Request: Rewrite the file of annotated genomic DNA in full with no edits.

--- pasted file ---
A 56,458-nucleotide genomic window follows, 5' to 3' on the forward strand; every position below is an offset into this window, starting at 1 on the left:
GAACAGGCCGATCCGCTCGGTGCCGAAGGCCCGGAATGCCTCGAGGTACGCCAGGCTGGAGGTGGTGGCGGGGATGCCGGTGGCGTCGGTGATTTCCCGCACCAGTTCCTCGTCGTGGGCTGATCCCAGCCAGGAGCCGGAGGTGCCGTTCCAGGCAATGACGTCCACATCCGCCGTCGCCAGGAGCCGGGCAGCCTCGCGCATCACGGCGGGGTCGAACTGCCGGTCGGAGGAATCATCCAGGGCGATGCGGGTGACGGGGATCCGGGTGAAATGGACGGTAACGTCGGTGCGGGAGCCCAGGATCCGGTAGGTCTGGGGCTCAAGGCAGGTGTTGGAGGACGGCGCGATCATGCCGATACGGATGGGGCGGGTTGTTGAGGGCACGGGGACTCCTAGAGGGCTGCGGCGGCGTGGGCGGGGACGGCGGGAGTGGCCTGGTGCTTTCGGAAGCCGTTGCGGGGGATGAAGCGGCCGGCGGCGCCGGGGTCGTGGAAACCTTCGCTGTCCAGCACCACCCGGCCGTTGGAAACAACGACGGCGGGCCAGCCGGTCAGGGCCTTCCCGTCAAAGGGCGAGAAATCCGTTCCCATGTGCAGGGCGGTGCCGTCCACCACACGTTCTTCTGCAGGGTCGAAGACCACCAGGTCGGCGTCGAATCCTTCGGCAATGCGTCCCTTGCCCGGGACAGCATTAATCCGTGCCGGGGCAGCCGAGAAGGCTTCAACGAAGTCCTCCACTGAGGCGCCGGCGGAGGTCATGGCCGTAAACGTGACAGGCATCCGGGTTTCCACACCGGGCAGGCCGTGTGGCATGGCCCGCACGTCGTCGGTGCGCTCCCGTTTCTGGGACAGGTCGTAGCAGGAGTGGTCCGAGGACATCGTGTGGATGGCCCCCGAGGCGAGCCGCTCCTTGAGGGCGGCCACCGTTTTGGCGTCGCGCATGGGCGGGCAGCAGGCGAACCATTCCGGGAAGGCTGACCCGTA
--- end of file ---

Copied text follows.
A 56,458-nucleotide genomic window follows, 5' to 3' on the forward strand; every position below is an offset into this window, starting at 1 on the left:
GAACAGGCCGATCCGCTCGGTGCCGAAGGCCCGGAATGCCTCGAGGTACGCCAGGCTGGAGGTGGTGGCGGGGATGCCGGTGGCGTCGGTGATTTCCCGCACCAGTTCCTCGTCGTGGGCTGATCCCAGCCAGGAGCCGGAGGTGCCGTTCCAGGCAATGACGTCCACATCCGCCGTCGCCAGGAGCCGGGCAGCCTCGCGCATCACGGCGGGGTCGAACTGCCGGTCGGAGGAATCATCCAGGGCGATGCGGGTGACGGGGATCCGGGTGAAATGGACGGTAACGTCGGTGCGGGAGCCCAGGATCCGGTAGGTCTGGGGCTCAAGGCAGGTGTTGGAGGACGGCGCGATCATGCCGATACGGATGGGGCGGGTTGTTGAGGGCACGGGGACTCCTAGAGGGCTGCGGCGGCGTGGGCGGGGACGGCGGGAGTGGCCTGGTGCTTTCGGAAGCCGTTGCGGGGGATGAAGCGGCCGGCGGCGCCGGGGTCGTGGAAACCTTCGCTGTCCAGCACCACCCGGCCGTTGGAAACAACGACGGCGGGCCAGCCGGTCAGGGCCTTCCCGTCAAAGGGCGAGAAATCCGTTCCCATGTGCAGGGCGGTGCCGTCCACCACACGTTCTTCTGCAGGGTCGAAGACCACCAGGTCGGCGTCGAATCCTTCGGCAATGCGTCCCTTGCCCGGGACAGCATTAATCCGTGCCGGGGCAGCCGAGAAGGCTTCAACGAAGTCCTCCACTGAGGCGCCGGCGGAGGTCATGGCCGTAAACGTGACAGGCATCCGGGTTTCCACACCGGGCAGGCCGTGTGGCATGGCCCGCACGTCGTCGGTGCGCTCCCGTTTCTGGGACAGGTCGTAGCAGGAGTGGTCCGAGGACATCGTGTGGATGGCCCCCGAGGCGAGCCGCTCCTTGAGGGCGGCCACCGTTTTGGCGTCGCGCATGGGCGGGCAGCAGGCGAACCATTCCGGGAAGGCTGACCCGTA